The Simple Way To Improve Chinese Labor Standards

GUANGZHOU, CHINA - FEBRUARY 13: (CHINA OUT) Customers view Apple products at Tee Mall on February 13, 2012 in Guangzhou, China.

Photo by ChinaFotoPress/ChinaFotoPress via Getty Images

There are a lot of tough questions around the extent to which outside consumer pressure can be helpful in improving labor standards in foreign countries. But there is one step the US government could take that would be clearly effective. It was brought into sharp relief by this bit of sarcasm from Freddie de Boer:

Would Ira Glass ever allow his children, when grown, to work 60 hours a week? In those factories? In those conditions? Of course not.

Of course not indeed. But that’s why Chinese jobs are done by the children of Chinese people rather than the children of prosperous Americans. But perhaps the better question is would an American firm ever be allowed to hire a Chinese factory worker to work a regular American workweek in American conditions in accordance with American labor law? And the answer is no. But this is a public policy choice we’ve made, not a fact of the universe. Presumably all things considered many Chinese people prefer to live in China than to live in the United States. And presumably some Chinese workers who’d enjoy earning an American minimum wage and laboring in a workplace that’s up to OSHA standards aren’t productive enough to be worth employing. But it’s a country of a billion people, surely some of them if given the opportunity to enjoy the benefits of the American legal system would leap at the chance. Not only do we have more stringent labor regulations, we even allow for free speech, free worship, and you can apply to become a citizen and vote and everything.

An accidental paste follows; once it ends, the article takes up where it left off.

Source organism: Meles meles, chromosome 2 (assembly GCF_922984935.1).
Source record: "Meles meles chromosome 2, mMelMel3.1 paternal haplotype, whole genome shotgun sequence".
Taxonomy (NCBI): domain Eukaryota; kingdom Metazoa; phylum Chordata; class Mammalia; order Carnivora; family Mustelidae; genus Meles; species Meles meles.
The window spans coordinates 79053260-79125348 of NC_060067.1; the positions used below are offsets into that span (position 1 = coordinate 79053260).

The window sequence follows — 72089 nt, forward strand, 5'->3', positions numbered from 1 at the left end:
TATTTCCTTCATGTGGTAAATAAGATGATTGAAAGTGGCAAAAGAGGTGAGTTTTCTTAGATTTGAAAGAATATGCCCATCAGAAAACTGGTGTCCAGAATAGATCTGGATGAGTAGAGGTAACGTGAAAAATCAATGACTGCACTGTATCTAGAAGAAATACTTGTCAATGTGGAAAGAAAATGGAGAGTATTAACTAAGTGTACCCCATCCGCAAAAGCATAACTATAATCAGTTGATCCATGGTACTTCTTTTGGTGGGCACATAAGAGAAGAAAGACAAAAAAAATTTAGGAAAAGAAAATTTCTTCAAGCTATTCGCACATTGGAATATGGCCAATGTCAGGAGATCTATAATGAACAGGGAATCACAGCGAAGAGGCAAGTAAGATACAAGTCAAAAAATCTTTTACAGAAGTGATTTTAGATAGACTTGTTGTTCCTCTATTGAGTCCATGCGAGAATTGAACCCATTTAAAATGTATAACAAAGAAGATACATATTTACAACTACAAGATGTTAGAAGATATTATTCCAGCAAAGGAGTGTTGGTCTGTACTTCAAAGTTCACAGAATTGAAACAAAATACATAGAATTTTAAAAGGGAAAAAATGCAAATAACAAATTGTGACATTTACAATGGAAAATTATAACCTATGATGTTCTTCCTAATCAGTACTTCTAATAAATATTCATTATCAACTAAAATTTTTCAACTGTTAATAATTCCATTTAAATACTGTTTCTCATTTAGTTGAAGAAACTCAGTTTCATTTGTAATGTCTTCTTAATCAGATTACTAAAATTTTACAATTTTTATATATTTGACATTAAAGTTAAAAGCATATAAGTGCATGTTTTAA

If some large share of China’s most-productive, most-ambitious workers were voting with their feet for the American Way then this would put considerable practical pressure on Chinese employers and the Chinese government to raise their game. And it seems to me that it would be in America’s interest to import the people and the factories along with the outputs. But it’s a little perverse to leave people trapped in low-income authoritarian countries, and then turn around and develop a bad conscience about buying the stuff they make toiling in bad conditions when those conditions are a consequence of being trapped in a low-income authoritarian country.